Professor Bertram Herzog, computer graphics pioneer and computer scientist, died July 11 at the age of 79.
Herzog was director of the Center for Information Technology Integration (CITI) 1987-92, served as the first director of MERIT the information-sharing network that served as the research forerunner to today's Internet during its critical formative years (1968-74), and taught computer science and engineering until his retirement in 1997.
He earned his doctorate in engineering mechanics at U-M in 1961, and immediately was hired as a member of the faculty of Engineering Mechanics, and later of Industrial Engineering (now Industrial and Operations Engineering). Herzog was granted tenure in 1966, and promoted to professor in 1968. He left U-M in 1975 to become a professor of engineering and computer graphics at the University of Colorado. He returned to the University in 1987 and taught courses in computer science for many years as an adjunct faculty member of Computer Science and Engineering.
During the early 1960s, Herzog saw the potential of the emerging computer graphics technology for mechanical design and embarked on a career that focused on computer graphics and engineering computation, especially using computer-aided design. He helped prepare a report on the use and potential impact of computers in engineering mechanics education in 1962. From 1963-65 he applied his knowledge to the private sector in the Engineering Methods section of Ford Motor Co.'s Scientific Laboratories, before returning to education. In 1998 he joined the Fraunhofer Center for Research in Computer Graphics as vice president and chief operating officer. This international initiative facilitated advances in medical visualization, telemedicine, digital security and 3-D interaction.
Herzog built a distinguished career in the area of computer graphics, one defined by exemplary service to the community, particularly in terms of his managerial leadership, which earned him the 2002 ACM SIGGRAPH Outstanding Service Award. He was an ACM fellow and co-chaired ACM's 50th Anniversary Celebration in 1997. SIGGRAPH recently stated that he was "instrumental in establishing ACM SIGGRAPH as the world's premier computer graphics professional society" and that he had "spent his lifetime inspiring his colleagues and students."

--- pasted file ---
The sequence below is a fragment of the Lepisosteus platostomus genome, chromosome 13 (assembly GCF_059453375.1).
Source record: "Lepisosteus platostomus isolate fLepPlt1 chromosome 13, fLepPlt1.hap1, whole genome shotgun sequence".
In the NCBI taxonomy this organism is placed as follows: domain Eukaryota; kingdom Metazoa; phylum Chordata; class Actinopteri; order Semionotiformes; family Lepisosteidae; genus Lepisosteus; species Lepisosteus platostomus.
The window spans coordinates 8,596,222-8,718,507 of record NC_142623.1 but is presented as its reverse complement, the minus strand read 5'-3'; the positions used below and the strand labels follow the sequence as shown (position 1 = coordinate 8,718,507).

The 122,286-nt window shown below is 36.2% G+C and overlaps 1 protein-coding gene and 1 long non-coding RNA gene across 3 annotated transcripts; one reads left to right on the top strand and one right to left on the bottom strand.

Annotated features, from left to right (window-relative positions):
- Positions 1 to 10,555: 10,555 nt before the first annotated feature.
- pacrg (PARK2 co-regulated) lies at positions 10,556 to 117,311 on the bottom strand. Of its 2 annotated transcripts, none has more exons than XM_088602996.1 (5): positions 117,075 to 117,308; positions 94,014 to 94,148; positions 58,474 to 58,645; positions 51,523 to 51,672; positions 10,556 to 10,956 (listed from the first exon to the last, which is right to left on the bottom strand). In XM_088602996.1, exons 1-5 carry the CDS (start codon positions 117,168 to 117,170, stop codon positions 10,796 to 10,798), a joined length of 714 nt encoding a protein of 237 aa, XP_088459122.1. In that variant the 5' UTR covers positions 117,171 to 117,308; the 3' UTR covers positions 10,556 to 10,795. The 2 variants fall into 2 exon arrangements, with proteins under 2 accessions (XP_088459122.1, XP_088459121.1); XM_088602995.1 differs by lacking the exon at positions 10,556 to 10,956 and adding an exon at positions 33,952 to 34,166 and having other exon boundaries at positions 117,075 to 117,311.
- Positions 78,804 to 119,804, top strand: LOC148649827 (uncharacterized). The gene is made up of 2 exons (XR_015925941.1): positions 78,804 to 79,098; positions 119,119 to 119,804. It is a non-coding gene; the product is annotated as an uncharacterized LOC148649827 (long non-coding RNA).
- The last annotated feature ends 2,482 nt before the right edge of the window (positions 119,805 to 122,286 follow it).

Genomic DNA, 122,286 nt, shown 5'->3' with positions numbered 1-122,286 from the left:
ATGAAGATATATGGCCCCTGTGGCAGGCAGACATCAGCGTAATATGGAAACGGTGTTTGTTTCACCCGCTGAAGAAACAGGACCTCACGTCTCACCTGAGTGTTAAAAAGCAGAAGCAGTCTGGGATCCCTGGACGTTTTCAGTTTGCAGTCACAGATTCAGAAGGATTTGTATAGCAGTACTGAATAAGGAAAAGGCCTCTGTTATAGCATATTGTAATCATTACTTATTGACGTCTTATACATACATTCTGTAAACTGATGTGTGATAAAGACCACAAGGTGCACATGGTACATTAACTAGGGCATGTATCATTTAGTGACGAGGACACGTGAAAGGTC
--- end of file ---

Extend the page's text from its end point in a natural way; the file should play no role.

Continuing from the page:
Herzog's impressive professional career was a testament to his great fortitude in the face of personal tragedy, colleagues say. Born in Offenburg, Germany, he was 8 years old when his family was shattered by the onset of World War II. In 1938 he and his younger brother were sent out of Germany on the Kindertransport. They lived with a British family and were reunited with their mother when she managed to flee Germany years later. His father did not survive the war.
The turbulent start to Herzog's life stands in contrast to his remarkable joie de vivre, colleagues say. A caring and vivacious presence, he opened his home to a wide array of acquaintances. Friends describe Herzog as having been a real presence, outgoing, warm and friendly. He presided over a massive dinner table and did most of the cooking himself.
Toby Teorey, longtime friend and emeritus faculty member of Computer Science and Engineering, recalls Herzog as having been an enthusiast of "good wine and good stories. You always wanted to be at his dinner parties."
Herzog and his third wife, Etta, quickly became fixtures in the lifelong learning community Academy Village, in Tucson, Ariz., to which they moved in 2007.
In addition to his wife, he is survived by his children Linda Ruth Herzog of Tucson, Janice Kaye Herzog of Oakland, Calif., and Alice Marla Gordenker of Tokyo, Japan; three grandchildren, three great grandchildren, five stepchildren and four step-grandchildren.
A celebration of his life was held Aug. 3. Donations can be made in his memory to Kindertransport Association c/o Kurt Golberger, 36 Dean Street, Hicksville, N.Y. 11801 or to another charitable organization of your choice.
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